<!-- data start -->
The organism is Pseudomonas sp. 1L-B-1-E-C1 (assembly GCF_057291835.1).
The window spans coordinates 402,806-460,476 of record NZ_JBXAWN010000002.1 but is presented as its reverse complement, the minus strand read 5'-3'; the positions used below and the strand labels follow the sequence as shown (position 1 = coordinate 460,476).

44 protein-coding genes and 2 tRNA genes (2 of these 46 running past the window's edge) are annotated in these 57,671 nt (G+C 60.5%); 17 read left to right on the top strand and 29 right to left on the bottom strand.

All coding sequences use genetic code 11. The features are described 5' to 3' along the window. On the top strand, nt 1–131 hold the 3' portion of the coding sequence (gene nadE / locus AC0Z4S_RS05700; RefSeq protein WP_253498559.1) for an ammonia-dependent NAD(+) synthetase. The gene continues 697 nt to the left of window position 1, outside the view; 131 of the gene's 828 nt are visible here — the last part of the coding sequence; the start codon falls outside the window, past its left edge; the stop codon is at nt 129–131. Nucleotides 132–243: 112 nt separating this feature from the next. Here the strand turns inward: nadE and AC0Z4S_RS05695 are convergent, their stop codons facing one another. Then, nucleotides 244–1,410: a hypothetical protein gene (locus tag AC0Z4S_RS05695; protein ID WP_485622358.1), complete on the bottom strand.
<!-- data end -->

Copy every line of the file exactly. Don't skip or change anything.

The organism is Pseudomonas sp. 1L-B-1-E-C1 (assembly GCF_057291835.1).
The window spans coordinates 402,806-460,476 of record NZ_JBXAWN010000002.1 but is presented as its reverse complement, the minus strand read 5'-3'; the positions used below and the strand labels follow the sequence as shown (position 1 = coordinate 460,476).

44 protein-coding genes and 2 tRNA genes (2 of these 46 running past the window's edge) are annotated in these 57,671 nt (G+C 60.5%); 17 read left to right on the top strand and 29 right to left on the bottom strand.

All coding sequences use genetic code 11. The features are described 5' to 3' along the window. On the top strand, nt 1–131 hold the 3' portion of the coding sequence (gene nadE / locus AC0Z4S_RS05700; RefSeq protein WP_253498559.1) for an ammonia-dependent NAD(+) synthetase. The gene continues 697 nt to the left of window position 1, outside the view; 131 of the gene's 828 nt are visible here — the last part of the coding sequence; the start codon falls outside the window, past its left edge; the stop codon is at nt 129–131. Nucleotides 132–243: 112 nt separating this feature from the next. Here the strand turns inward: nadE and AC0Z4S_RS05695 are convergent, their stop codons facing one another. Then, nucleotides 244–1,410: a hypothetical protein gene (locus tag AC0Z4S_RS05695; protein ID WP_485622358.1), complete on the bottom strand.